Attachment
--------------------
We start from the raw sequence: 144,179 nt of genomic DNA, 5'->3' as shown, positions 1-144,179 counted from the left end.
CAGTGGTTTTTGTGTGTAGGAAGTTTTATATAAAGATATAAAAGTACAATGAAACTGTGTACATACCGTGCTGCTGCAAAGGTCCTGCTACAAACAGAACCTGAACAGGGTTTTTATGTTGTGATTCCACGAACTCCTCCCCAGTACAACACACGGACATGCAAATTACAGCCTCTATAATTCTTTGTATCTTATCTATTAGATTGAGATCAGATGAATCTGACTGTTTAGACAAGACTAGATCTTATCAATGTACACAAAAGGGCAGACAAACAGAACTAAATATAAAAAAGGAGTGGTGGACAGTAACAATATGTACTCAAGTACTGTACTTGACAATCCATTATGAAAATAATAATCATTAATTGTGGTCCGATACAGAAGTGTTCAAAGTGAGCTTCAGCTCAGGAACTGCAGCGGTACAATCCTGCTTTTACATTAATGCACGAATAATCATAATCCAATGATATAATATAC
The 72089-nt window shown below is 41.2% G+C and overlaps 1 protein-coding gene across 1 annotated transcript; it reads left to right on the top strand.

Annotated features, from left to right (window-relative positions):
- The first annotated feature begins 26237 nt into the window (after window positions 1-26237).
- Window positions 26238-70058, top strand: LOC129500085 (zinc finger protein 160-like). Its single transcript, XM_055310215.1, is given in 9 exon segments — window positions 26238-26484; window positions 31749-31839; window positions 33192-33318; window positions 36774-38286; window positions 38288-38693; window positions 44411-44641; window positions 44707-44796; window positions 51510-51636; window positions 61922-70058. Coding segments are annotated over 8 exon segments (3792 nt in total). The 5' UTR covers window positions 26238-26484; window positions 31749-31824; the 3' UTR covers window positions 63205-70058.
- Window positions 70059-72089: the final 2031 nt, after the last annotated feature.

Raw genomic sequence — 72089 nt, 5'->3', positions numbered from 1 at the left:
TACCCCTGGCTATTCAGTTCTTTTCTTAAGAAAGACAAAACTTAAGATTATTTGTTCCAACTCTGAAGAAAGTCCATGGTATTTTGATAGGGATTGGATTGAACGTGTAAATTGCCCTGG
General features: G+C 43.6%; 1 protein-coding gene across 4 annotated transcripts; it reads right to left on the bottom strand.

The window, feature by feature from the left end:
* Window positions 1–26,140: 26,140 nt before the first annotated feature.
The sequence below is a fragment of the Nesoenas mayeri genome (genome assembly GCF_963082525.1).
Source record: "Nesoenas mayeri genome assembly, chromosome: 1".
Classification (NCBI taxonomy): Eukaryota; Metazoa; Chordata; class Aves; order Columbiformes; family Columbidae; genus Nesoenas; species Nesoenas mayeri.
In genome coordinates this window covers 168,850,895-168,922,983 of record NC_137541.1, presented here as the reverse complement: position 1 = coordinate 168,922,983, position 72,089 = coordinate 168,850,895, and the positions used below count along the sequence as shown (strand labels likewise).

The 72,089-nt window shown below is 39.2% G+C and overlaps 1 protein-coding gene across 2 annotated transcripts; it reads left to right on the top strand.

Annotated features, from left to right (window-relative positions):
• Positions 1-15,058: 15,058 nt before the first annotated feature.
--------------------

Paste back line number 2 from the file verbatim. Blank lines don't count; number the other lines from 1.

CAGTGGTTTTTGTGTGTAGGAAGTTTTATATAAAGATATAAAAGTACAATGAAACTGTGTACATACCGTGCTGCTGCAAAGGTCCTGCTACAAACAGAACCTGAACAGGGTTTTTATGTTGTGATTCCACGAACTCCTCCCCAGTACAACACACGGACATGCAAATTACAGCCTCTATAATTCTTTGTATCTTATCTATTAGATTGAGATCAGATGAATCTGACTGTTTAGACAAGACTAGATCTTATCAATGTACACAAAAGGGCAGACAAACAGAACTAAATATAAAAAAGGAGTGGTGGACAGTAACAATATGTACTCAAGTACTGTACTTGACAATCCATTATGAAAATAATAATCATTAATTGTGGTCCGATACAGAAGTGTTCAAAGTGAGCTTCAGCTCAGGAACTGCAGCGGTACAATCCTGCTTTTACATTAATGCACGAATAATCATAATCCAATGATATAATATAC